Horses, they seem to leave us with more puzzling questions than answers most of the time. When faced with a sick or lame horse, Energy Equine always advises to pick up the phone and give us a call. As a general rule of thumb – it is always better safe than sorry. However, we know that sometimes owners have those weird and random questions they don’t always think, (or want!) to ask when they see us. We went to our followers on Facebook and Instagram and told them they could… #AskYourVet… anything! Here’s two of those questions answered by our very own, Dr. Chad Hewlett.
1. Why does my horse step on herself when walking… it feels like she’s “stepped in a hole” while on flat ground? ~ Audrey G
I’ll break this down in vet terms, and in layman’s terms, the best I can. Commonly a horse “stepping on herself” when walking is referred to as clipping or overreaching. This means that the posterior (behind) phase of their front foot is slower than the anterior (forward) phase of their hind foot.
What ends up happening is that your horse’s hind foot reaches in before their front foot is moving forward and out of the way of the hind. So the hind ends up clipping or catching the shoe. When we observe this happening to horses what we are then looking for is “how do I get the posterior phase to finish and how do I get the anterior phase to start so that I can get them balanced again?
It is worth noting that usually they don’t catch the same front and back, but opposite. So generally we see the back right catch the front left, and the back left catch the front right.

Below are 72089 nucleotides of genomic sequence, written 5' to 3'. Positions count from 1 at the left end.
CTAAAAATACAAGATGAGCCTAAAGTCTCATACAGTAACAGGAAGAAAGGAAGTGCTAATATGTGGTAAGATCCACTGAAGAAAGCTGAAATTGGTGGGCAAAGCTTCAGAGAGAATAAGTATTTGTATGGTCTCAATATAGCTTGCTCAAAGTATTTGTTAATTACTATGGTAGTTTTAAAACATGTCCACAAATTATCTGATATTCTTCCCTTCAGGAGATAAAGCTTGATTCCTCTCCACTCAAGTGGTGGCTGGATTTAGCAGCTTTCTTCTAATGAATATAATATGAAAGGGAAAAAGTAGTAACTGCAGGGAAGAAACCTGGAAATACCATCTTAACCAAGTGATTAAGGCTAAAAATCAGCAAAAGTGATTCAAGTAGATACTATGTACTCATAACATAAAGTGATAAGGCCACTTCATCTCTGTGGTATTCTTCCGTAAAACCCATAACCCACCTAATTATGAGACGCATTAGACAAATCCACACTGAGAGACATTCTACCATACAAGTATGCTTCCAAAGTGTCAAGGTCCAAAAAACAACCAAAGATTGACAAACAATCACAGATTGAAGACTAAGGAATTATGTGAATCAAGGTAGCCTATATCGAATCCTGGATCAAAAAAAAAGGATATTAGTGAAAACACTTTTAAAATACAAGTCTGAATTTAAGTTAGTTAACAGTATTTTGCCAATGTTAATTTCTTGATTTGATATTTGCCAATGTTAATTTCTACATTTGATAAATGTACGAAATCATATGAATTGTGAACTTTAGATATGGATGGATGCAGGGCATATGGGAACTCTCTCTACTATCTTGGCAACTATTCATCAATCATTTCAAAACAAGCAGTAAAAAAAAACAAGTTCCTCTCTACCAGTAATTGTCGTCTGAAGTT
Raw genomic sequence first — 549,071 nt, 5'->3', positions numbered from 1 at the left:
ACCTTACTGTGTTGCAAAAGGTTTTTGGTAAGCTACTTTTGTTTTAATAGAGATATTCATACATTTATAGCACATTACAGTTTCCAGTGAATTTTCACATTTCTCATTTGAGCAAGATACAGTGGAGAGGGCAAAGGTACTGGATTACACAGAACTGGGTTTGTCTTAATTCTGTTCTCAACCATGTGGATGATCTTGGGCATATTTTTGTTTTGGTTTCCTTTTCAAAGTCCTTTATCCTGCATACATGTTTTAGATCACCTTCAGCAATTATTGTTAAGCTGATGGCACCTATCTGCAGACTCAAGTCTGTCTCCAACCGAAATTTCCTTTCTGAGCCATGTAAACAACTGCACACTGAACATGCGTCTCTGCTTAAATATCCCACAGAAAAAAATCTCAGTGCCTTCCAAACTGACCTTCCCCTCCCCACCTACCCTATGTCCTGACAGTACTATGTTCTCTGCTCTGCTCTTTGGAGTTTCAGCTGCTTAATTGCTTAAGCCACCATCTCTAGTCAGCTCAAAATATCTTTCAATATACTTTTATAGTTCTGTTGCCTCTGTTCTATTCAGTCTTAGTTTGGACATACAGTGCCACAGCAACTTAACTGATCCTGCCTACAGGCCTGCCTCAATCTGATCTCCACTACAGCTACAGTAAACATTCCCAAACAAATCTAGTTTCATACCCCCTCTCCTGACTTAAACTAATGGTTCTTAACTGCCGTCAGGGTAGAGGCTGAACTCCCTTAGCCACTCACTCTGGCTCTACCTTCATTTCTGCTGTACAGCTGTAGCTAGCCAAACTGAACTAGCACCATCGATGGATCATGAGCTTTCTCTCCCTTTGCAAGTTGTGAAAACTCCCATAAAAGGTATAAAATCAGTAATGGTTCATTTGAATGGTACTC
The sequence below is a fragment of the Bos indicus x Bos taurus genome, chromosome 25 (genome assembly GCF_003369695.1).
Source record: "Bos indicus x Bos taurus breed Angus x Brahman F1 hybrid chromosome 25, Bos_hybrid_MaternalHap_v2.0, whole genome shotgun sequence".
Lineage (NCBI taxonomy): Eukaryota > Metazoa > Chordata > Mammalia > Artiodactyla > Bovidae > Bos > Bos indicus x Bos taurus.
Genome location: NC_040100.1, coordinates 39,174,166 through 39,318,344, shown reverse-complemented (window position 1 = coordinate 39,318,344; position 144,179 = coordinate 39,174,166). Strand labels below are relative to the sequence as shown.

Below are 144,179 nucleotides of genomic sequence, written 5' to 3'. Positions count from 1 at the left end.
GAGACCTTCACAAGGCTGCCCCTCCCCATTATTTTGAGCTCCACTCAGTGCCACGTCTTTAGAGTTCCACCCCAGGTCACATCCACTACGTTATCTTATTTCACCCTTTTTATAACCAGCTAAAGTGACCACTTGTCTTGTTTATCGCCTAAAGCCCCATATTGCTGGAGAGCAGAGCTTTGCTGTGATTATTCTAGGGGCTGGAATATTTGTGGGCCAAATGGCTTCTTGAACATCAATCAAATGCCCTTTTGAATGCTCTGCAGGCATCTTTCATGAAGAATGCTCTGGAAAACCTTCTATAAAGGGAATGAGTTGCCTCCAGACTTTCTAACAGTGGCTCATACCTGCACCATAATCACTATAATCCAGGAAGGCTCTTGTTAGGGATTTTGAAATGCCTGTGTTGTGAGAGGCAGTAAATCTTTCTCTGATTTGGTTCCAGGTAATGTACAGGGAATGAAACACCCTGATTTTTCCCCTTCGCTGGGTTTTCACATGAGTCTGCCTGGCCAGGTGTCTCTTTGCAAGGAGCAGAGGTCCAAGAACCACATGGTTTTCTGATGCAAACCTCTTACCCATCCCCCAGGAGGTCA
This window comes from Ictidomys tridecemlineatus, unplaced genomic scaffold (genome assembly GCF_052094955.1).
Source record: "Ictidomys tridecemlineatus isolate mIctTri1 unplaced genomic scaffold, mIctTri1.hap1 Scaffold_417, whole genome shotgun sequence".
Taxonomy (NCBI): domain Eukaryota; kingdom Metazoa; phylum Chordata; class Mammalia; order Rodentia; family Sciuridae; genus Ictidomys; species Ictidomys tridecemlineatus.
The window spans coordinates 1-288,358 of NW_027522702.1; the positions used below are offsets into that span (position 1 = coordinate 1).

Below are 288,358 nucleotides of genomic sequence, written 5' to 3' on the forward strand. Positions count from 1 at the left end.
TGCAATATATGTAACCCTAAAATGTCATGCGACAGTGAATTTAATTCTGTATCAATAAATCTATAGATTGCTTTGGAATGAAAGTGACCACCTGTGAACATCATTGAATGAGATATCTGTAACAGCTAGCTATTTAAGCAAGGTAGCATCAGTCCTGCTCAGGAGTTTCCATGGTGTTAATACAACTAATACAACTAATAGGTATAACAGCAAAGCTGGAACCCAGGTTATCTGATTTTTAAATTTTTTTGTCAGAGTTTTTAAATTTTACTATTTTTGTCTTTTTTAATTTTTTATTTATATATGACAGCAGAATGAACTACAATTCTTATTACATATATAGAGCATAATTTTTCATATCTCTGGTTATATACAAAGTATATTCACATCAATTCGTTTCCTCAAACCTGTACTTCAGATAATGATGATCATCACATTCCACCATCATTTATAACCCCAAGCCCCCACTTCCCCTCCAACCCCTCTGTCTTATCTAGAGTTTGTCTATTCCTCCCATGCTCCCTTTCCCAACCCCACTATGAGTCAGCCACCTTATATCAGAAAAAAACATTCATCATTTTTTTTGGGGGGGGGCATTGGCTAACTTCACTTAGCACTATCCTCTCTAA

The things we talk about all the time with clients is, is my horse’s front end moving the same as their hind end? So, as a rider, are you inhibiting any proper movement. Are you sitting on your horse properly? Do you have the correct balance with your body so that your horse is properly engaging it’s hind end? If you are riding your horse very much over the front end, allowing them to not engage their hind end, you are just adding to the 60% of frontal weight distribution that is already there.
While riding, if you are not engaging and getting your horse’s core up and just allowing them to load their weight and not engaging through their hind end, pelvis and stifles, those horses will overreach, they will do it all the time.
If you watch really athletic horses, when their front foot comes up their back foot will land in the same footfall, some will even go up and past it. This is actually a sign of good mobility in the pelvis, so we don’t necessarily want to change and alter the gait to restrict mobility.
So, aside from motion and biomechanics when it comes to overreaching, we ask all the time, “is the shoeing in balance?” In cases of overreaching, a lot of times people will end up moving the shoe forward on a horse’s hoof so that they don’t clip it, I think that’s the opposite of what we need to do. My recommendation for a client would be that we need to move the shoe back even more so that their horse has even more support behind. It goes back to the restriction of mobility, if they are supported they will be more comfortable to quickly come through vs restricting their movement which is where we see short, choppy step. When it comes to the shoeing being balanced, the back shoes angles need to be set up properly as well. It all has to come together between your veterinarian, your farrier, and often yourself as a rider, and your trainer, to determine the cause and how we should treat it from there.